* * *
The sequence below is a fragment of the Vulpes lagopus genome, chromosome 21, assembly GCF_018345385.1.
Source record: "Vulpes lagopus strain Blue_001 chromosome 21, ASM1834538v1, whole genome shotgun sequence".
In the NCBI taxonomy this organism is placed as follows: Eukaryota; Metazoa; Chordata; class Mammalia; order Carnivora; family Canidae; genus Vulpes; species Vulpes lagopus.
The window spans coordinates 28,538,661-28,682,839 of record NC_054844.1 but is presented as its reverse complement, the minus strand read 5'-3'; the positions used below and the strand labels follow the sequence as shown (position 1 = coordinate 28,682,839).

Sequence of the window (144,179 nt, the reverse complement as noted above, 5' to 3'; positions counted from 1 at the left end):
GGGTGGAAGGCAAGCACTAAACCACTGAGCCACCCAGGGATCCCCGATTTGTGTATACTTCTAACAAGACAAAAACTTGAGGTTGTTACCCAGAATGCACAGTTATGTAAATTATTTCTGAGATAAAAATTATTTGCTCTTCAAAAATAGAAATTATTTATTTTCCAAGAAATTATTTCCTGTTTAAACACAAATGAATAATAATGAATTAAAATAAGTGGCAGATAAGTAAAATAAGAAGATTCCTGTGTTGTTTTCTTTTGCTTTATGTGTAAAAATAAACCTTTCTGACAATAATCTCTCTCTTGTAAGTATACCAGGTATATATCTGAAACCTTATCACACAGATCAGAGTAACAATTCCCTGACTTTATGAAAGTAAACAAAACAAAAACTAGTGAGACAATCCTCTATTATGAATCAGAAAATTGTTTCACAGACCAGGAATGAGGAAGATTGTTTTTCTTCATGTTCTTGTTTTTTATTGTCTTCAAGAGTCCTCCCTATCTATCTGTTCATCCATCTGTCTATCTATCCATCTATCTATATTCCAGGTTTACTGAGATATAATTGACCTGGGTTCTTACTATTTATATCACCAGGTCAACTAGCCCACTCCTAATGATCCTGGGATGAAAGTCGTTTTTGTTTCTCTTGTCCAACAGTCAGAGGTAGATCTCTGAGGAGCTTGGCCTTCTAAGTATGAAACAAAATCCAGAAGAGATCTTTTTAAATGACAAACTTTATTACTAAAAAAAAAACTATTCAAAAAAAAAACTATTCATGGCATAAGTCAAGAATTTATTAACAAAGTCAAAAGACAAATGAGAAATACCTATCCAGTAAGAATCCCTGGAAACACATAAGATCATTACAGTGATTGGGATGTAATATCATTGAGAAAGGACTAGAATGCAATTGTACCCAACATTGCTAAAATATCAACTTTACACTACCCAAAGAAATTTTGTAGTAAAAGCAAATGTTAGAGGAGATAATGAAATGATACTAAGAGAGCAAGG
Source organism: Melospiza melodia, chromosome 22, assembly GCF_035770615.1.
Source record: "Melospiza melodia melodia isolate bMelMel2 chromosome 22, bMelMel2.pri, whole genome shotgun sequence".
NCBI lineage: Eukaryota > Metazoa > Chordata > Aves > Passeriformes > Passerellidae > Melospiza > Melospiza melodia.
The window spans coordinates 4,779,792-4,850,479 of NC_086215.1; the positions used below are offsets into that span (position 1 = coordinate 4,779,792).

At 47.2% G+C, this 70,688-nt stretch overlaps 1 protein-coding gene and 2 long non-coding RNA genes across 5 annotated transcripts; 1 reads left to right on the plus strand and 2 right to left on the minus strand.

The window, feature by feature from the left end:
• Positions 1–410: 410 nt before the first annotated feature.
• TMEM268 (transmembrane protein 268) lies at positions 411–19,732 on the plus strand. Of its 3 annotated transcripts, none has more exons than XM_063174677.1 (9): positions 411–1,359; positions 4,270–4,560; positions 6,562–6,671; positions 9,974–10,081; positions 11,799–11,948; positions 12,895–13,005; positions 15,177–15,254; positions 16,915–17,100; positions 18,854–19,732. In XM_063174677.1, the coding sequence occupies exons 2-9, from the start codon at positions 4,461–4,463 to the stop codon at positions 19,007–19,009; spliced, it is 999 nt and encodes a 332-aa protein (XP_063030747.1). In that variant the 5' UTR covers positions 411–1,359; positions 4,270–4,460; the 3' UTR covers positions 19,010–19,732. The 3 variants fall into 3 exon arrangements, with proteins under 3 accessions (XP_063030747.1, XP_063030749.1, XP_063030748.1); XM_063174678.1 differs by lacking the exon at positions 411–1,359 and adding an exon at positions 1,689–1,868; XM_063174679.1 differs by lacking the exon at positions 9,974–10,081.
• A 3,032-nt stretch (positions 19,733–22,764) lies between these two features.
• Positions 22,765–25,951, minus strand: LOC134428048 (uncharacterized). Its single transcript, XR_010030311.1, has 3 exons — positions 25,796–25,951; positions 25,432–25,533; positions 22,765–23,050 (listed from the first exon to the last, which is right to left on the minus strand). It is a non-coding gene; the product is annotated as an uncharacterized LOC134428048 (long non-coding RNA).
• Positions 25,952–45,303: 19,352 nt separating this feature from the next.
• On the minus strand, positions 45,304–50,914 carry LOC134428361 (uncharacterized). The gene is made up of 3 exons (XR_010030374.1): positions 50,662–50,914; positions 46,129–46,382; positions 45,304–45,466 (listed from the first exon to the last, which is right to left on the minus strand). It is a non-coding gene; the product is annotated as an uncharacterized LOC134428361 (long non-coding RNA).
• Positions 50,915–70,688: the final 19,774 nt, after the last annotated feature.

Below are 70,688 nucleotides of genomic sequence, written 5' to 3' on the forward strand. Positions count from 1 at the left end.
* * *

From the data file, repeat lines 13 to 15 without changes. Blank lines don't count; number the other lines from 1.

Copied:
• Positions 1–410: 410 nt before the first annotated feature.
• TMEM268 (transmembrane protein 268) lies at positions 411–19,732 on the plus strand. Of its 3 annotated transcripts, none has more exons than XM_063174677.1 (9): positions 411–1,359; positions 4,270–4,560; positions 6,562–6,671; positions 9,974–10,081; positions 11,799–11,948; positions 12,895–13,005; positions 15,177–15,254; positions 16,915–17,100; positions 18,854–19,732. In XM_063174677.1, the coding sequence occupies exons 2-9, from the start codon at positions 4,461–4,463 to the stop codon at positions 19,007–19,009; spliced, it is 999 nt and encodes a 332-aa protein (XP_063030747.1). In that variant the 5' UTR covers positions 411–1,359; positions 4,270–4,460; the 3' UTR covers positions 19,010–19,732. The 3 variants fall into 3 exon arrangements, with proteins under 3 accessions (XP_063030747.1, XP_063030749.1, XP_063030748.1); XM_063174678.1 differs by lacking the exon at positions 411–1,359 and adding an exon at positions 1,689–1,868; XM_063174679.1 differs by lacking the exon at positions 9,974–10,081.
• A 3,032-nt stretch (positions 19,733–22,764) lies between these two features.